‘This Is A Stadium that Cannot Remain Empty,’ Says Devin McCourty
December 6, 2021
COLORADO SPRINGS, Colo.— NFL star athletes Devin and Jason McCourty made headlines when the twins both joined the New England Patriots in 2018. While their status as twins on the same team rocked stadiums around the country, the brothers are currently hoping to fill a very different type of stadium.
The McCourty brothers are partnering with Compassion International and its Fill the Stadium (FtS, fillthestadium.com) initiative, a global campaign dedicated to assist in providing essential food, medical care and support to impoverished children and their families due to the Covid-19 pandemic. The McCourty brothers have joined the Fill the Stadium team —along with fellow professional athletes and national leaders—to help children living in extreme poverty around the globe.
Compassion CEO Santiago “Jimmy” Mellado commented, “At Compassion, we believe the empty stadiums at NFL games last season were a sobering reminder of those who still need essential food, health care, and support as this crisis continues. We are committed to caring for 70,000 children who were not sponsored due to the pandemic, which is enough children to fill an average NFL football stadium.”
“Our families are all helping,” said Devin McCourty. “We are all donating to Fill the Stadium. This is a stadium that cannot remain empty.”
“Compassion International is working tirelessly to try to fulfill the poverty needs all around the world for young kids,” said Jason McCourty. “They are helping these kids reach their full potential. Every empty seat in a stadium represents a child in need.”
Fill the Stadium has a clear goal: to provide food and life-saving aid to 70,000 children who missed out on relief this year due to gaps of support created by the Covid-19 crisis. The target of 70,000 is the average capacity of pro-football stadiums in America. So far, the team has raised over $33 million and filled nearly 67,000 seats—but there are still children who desperately need help.
The Fill the Stadium team notes that $500—approximately the same amount most Americans would spend for four tickets to attend a pro-football game—will help provide 12 months of food, nutritional supplements, hygiene essentials, and COVID-19 medical screenings for children and families in crisis. So far, the group has “filled” over 16,000 seats—well on their way to the goal of helping 70,000 children.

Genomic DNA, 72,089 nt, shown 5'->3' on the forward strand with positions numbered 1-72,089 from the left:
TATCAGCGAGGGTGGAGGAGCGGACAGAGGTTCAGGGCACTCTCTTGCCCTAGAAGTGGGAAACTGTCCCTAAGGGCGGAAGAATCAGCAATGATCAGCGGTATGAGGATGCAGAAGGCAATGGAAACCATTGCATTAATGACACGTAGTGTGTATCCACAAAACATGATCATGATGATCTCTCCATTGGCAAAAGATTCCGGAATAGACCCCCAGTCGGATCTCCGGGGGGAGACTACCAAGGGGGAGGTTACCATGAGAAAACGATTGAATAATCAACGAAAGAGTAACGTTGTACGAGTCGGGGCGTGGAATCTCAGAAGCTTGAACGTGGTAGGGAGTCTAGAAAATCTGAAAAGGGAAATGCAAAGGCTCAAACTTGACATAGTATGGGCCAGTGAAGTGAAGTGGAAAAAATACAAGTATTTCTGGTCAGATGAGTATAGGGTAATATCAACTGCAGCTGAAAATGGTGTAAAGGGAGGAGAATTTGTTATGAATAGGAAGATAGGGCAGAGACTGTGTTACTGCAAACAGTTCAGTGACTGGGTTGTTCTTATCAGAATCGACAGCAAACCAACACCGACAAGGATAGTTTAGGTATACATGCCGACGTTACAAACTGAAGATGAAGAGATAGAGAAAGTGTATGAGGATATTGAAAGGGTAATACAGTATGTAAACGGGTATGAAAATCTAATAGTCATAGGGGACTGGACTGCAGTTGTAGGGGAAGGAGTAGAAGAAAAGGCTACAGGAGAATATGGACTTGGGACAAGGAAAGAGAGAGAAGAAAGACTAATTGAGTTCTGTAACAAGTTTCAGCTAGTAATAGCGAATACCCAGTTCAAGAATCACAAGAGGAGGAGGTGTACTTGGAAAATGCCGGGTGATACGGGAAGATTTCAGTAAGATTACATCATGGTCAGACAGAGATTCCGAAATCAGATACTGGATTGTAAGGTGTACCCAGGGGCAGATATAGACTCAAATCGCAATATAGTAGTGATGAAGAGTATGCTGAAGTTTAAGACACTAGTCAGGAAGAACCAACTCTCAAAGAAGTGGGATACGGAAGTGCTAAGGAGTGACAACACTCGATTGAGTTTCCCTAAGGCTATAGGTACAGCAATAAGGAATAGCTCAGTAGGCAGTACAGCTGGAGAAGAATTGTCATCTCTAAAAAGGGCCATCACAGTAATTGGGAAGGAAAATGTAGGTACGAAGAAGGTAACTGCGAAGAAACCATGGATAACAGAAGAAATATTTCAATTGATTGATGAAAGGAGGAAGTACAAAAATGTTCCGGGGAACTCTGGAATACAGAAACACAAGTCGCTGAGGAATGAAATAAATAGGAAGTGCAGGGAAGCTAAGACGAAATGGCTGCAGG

In addition to the McCourty twins, those holding co-leadership roles in this charitable team effort are Alyssa Naeher, a member of the U.S. Olympic Women’s Soccer Team (which won a Bronze Medal in Tokyo); Nick Foles, professional football MVP quarterback; Adam Engel of the Chicago White Sox; Sam Burns, PGA TOUR golfer; Nick Ahmed of the Arizona Diamondbacks; Jordy Nelson, former professional wide receiver; Devin and Jason McCourty, NFL defensive backs; Nate Solder of the New York Giants; Jaccob Slavin of the Carolina Hurricanes; Brock Huard, FOX sports broadcaster and former professional quarterback; and many others. Steve Stenstrom, president of Pro Athletes Outreach, is also playing a lead role in the effort.
To learn more about this effort, visit the Fill the Stadium website, as well as Facebook, Instagram and Twitter.
Founded in 1952,Compassion International is a Christian child development organization that works to release children from poverty in Jesus’ name. Compassion revolutionized the fight against global poverty by working exclusively with the Church to lift children out of spiritual, economic, social, and physical poverty. Compassion partners with more than 8,000 churches in 25 countries to deliver its holistic child development program to over 2 million babies, children, and young adults. Its child sponsorship program has been validated through independent, empirical research.
To interview Santiago “Jimmy” Mellado, president and CEO of Compassion International, or another Fill the Stadium spokesperson, contact Hamilton Strategies, Media@HamiltonStrategies.com, Jeff Tolson, 610.584.1096, ext. 108, or Deborah Hamilton, ext. 102.